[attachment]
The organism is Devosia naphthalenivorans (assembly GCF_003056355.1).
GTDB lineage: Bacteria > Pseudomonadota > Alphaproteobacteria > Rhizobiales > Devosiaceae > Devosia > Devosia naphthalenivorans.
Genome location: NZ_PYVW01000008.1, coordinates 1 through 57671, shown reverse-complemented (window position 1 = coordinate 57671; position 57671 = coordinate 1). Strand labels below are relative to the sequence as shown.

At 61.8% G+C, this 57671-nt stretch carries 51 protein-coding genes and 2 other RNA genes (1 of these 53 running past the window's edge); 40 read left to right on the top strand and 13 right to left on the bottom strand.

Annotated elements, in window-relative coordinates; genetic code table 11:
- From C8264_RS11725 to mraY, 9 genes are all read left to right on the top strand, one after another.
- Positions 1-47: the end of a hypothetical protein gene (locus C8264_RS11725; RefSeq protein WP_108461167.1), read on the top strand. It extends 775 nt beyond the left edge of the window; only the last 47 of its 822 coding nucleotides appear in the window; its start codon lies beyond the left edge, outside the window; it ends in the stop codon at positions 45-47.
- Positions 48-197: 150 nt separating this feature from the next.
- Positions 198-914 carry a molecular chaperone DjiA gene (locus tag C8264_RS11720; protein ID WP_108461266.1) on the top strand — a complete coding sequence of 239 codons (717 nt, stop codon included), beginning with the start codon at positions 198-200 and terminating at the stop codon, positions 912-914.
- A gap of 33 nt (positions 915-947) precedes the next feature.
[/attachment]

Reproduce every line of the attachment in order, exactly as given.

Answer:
The organism is Devosia naphthalenivorans (assembly GCF_003056355.1).
GTDB lineage: Bacteria > Pseudomonadota > Alphaproteobacteria > Rhizobiales > Devosiaceae > Devosia > Devosia naphthalenivorans.
Genome location: NZ_PYVW01000008.1, coordinates 1 through 57671, shown reverse-complemented (window position 1 = coordinate 57671; position 57671 = coordinate 1). Strand labels below are relative to the sequence as shown.

At 61.8% G+C, this 57671-nt stretch carries 51 protein-coding genes and 2 other RNA genes (1 of these 53 running past the window's edge); 40 read left to right on the top strand and 13 right to left on the bottom strand.

Annotated elements, in window-relative coordinates; genetic code table 11:
- From C8264_RS11725 to mraY, 9 genes are all read left to right on the top strand, one after another.
- Positions 1-47: the end of a hypothetical protein gene (locus C8264_RS11725; RefSeq protein WP_108461167.1), read on the top strand. It extends 775 nt beyond the left edge of the window; only the last 47 of its 822 coding nucleotides appear in the window; its start codon lies beyond the left edge, outside the window; it ends in the stop codon at positions 45-47.
- Positions 48-197: 150 nt separating this feature from the next.
- Positions 198-914 carry a molecular chaperone DjiA gene (locus tag C8264_RS11720; protein ID WP_108461266.1) on the top strand — a complete coding sequence of 239 codons (717 nt, stop codon included), beginning with the start codon at positions 198-200 and terminating at the stop codon, positions 912-914.
- A gap of 33 nt (positions 915-947) precedes the next feature.